Home About us Editorial board Ahead of print Current issue Search Archives Submit article Instructions Subscribe Contacts Login 
  • Users Online: 392
  • Home
  • Print this page
  • Email this page
ORIGINAL ARTICLE
Year : 2021  |  Volume : 7  |  Issue : 2  |  Page : 120-125

How do physicians and nurses assess and support patient medication adherence? An examination of a rural secondary care hospital in Delhi, India


1 Department of Community Medicine, Maulana Azad Medical College, Delhi, India
2 Department of Office of the Medical Superintendent, Maharishi Valmiki Hospital, Delhi, India

Correspondence Address:
Dr. Saurav Basu
Room No. 358, Department of Community Medicine, Maulana Azad Medical College, 2 BSZ Marg, New Delhi
India
Login to access the Email id

Source of Support: None, Conflict of Interest: None


DOI: 10.4103/IJAM.IJAM_155_20

Rights and Permissions

Introduction: Suboptimal medication adherence contributes enormously to patient mortality, morbidity, and related health-care costs. Health-care providers (HCPs) have a pivotal role in supporting medication adherence in their patients through appropriate health communication. We assessed the perspectives and practices of medical doctors and nurses toward the assessment and support for patient medication adherence in Indian health settings. Materials and Methods: We conducted a cross-sectional study at a secondary-care hospital in Delhi. Data were collected from medical doctors, interns, and nursing staff using a self-administered questionnaire on the following domains: Medication Adherence, frequency, methods and tools of assessment, high-risk patient identification and interventions applied to promote adherence. Results: We recruited a total of 117 HCPs. The common modes of assessment of medication adherence used by the HCPs included a general question (78.6%), observing missed appointments (43.6%), and querying for forgetfulness (29.9%). However, none of the HCPs were aware of validated questionnaire (scales) for the assessment of medication adherence. Drug-related adverse effects as a cause of nonadherence were evaluated by 38.3% HCPs only. Conclusions: The development of simple and validated methods for assessing medication adherence applicable in resource-constrained settings along with the curricular training of HCPs on patient adherence and related know-how needs urgent prioritization. The following core competencies are addressed in this article: Practice-based learning and improvement, Systems-based practice, and Interpersonal and communication skills.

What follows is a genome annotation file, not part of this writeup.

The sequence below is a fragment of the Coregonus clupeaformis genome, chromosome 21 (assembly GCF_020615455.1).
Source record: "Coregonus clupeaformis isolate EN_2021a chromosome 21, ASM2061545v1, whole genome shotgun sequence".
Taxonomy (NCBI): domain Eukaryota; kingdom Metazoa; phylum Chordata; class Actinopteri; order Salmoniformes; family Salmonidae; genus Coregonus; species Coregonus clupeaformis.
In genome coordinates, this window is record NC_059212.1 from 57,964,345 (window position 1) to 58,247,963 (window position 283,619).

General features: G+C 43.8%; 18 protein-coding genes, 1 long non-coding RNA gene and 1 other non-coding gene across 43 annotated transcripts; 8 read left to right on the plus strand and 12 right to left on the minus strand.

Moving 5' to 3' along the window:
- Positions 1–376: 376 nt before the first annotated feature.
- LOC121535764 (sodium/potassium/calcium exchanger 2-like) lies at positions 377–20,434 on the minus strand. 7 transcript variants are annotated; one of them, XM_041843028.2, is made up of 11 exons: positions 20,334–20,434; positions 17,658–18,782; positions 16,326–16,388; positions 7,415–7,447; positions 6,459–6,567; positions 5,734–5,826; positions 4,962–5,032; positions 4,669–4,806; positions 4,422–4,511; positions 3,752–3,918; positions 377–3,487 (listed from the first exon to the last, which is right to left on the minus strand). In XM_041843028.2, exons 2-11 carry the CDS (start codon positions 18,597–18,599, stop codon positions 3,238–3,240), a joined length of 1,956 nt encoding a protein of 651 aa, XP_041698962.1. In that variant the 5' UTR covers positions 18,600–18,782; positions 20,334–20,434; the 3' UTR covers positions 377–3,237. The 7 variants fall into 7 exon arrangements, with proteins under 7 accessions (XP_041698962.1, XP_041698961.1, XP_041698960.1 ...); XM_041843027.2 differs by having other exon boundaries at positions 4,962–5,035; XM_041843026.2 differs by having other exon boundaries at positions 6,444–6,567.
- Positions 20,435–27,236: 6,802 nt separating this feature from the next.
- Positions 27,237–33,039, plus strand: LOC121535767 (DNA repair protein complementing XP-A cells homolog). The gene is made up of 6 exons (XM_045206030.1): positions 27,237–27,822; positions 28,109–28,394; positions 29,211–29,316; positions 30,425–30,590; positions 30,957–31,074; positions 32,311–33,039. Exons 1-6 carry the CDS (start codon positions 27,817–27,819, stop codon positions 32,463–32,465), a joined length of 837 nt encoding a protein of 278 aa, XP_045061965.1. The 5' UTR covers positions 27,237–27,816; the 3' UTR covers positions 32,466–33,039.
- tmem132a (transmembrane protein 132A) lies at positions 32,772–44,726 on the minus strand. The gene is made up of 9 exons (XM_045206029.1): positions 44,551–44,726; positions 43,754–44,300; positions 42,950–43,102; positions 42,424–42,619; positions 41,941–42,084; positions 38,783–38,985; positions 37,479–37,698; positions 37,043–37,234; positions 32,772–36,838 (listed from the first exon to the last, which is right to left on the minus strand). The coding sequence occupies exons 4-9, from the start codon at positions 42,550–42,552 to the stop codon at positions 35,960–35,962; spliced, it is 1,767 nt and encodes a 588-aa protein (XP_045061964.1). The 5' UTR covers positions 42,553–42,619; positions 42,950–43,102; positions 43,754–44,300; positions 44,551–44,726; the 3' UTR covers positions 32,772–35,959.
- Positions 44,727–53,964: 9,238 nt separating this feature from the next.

[FULL TEXT] [PDF]*
Print this article     Email this article
 Next article
 Previous article
 Table of Contents

 Similar in PUBMED
   Search Pubmed for
   Search in Google Scholar for
 Related articles
 Citation Manager
 Access Statistics
 Reader Comments
 Email Alert *
 Add to My List *
 * Requires registration (Free)
 

 Article Access Statistics
    Viewed264    
    Printed0    
    Emailed0    
    PDF Downloaded19    
    Comments [Add]    

Recommend this journal